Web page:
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Horse Show Season - 4 months, 6 months, year round?!


Lesson 5: Basic Fitness Program Design

As you have progressed through this equestrian series, you have started to change your mindset that you are an athlete. It is now time to look at how to design a basic fitness program that will allow you to train for optimal performance.

Like most sports we look at equestrian sports as having seasons. We can break down our yearly calendar into phases based on these seasons: off-season, pre-season, in-season, and post-season (recovery). Where you live, which discipline you show in, whether you are a part-time or full-time rider, and your typical show schedule, will all have a factor on how long each season is. They can range from week(s) to months!

This breakdown of the sport into seasons is a well-known training principle called periodization. Each of these phases is broken down into a specific time-frame and requires a different approach to your fitness training – the goal is to progress your training through each phase by manipulating some variables to ensure you are prepared come show season!

Let’s look at each phase or season in more detail.


In your off-season we assume there are no horse shows or events. This is your preparation phase for both you and your horse for the upcoming show season.

The goal of your fitness program during the off-season is to build both a strength and cardiovascular base, improve your flexibility & mobility, and allow the neuromuscular system to adapt to the gradual increase in training.

Two terms we will discuss during these seasons is volume & intensity. Volume in strength training terms means the total number of repetitions, sets, and exercises performed in a session. For cardiovascular training it refers to the total distance and/or time of a conditioning program.

Intensity in strength training relates to the amount of weight or load lifted in relation to your maximal strength, and in cardiovascular training is typically measured as a percentage of your maximal heart rate.

Your fitness focus during the off-season is on higher volume and lower intensity training.


Your pre-season involves more technique focused lessons, and perhaps a few warm-up schooling shows. You are gradually putting the final touches on getting you and your horse show ready.

The goal of your fitness program during the pre-season is to maintain or improve your sport specific flexibility & mobility, work on muscles that are involved in the technique of your sport, and incorporate any sport specific style of strengthening or cardiovascular endurance. *Take a look back to Part 2 of this series to review what specific muscles you should be focusing on!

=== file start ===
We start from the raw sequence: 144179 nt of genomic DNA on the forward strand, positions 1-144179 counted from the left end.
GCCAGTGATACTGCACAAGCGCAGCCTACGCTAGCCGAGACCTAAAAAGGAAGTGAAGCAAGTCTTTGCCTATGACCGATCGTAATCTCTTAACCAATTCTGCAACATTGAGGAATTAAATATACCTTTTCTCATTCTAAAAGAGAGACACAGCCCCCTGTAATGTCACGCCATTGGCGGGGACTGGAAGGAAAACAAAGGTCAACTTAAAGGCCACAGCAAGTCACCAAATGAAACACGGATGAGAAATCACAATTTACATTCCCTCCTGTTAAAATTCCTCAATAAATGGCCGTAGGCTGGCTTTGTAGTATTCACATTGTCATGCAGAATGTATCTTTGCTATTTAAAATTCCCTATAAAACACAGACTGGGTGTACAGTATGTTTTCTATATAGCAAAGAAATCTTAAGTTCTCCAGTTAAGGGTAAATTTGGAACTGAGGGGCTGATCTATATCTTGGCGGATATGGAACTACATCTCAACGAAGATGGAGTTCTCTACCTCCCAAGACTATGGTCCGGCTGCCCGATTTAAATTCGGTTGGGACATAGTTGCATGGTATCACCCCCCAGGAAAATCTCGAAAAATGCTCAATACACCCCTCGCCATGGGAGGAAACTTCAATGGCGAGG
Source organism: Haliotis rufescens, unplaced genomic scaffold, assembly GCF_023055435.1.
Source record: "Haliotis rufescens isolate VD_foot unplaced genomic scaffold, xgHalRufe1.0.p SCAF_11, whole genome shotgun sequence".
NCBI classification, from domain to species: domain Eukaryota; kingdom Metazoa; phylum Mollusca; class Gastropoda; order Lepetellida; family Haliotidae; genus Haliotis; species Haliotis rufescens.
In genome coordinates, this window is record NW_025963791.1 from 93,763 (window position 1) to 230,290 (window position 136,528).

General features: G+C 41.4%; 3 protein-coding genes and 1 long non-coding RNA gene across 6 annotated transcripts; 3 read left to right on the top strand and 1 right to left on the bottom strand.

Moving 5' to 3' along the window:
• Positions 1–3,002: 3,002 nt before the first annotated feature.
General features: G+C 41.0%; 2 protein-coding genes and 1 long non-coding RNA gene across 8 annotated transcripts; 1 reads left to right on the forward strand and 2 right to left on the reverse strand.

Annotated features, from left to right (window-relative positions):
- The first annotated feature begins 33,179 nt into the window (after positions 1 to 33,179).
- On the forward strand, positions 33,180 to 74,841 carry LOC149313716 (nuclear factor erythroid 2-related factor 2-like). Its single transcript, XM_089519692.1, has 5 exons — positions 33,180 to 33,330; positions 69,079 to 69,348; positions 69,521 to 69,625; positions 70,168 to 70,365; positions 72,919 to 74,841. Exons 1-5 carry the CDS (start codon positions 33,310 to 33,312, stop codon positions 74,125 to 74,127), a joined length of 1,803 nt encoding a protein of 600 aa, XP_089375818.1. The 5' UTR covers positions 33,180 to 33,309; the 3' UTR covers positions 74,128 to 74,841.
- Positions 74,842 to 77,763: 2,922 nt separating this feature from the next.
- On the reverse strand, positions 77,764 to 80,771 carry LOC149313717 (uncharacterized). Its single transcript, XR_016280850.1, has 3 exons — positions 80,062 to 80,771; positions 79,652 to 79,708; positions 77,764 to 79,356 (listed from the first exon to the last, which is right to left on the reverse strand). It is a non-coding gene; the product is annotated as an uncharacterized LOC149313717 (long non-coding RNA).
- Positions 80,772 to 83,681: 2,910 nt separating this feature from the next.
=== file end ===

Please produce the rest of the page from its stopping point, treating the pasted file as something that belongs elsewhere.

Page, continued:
The volume & intensity variables start to progress during the pre-season with your volume being low to moderate & intensity moving to moderate to high.


It’s show time! The assumption is you will have a busy show schedule, long days, and minimal breaks between shows.

The goal of your fitness program during the in-season is to have all the hard work you put into your workouts during the off-season and pre-season carry you through show season. You should have the strength and endurance to perform show after show. Additionally, that hard work will aid in injury prevention.

Your workouts will be of low volume during this phase, but the intensity of your workouts will be high. Flexibility, mobility, and nutrition for recovery will be important during this phase.


Phew! Both you and your horse get a well-deserved break.

The goal of your fitness program during the post-season is to rest & recover, rehabilitate any injuries that may have occurred during the in-season, and to mentally & physically decompress.

Your workouts should not be formal – allow yourself a break from your regular strength and conditioning program. Think more toward recreational type of activities – go for a walk, swimming, cycling, yoga, tennis…

Volume & intensity should be low during the post-season phase. Rest, recover, reflect, and rejuvenate!

The final upcoming lesson in this Equestrian series will look at nutrition at the horse shows & on the road.

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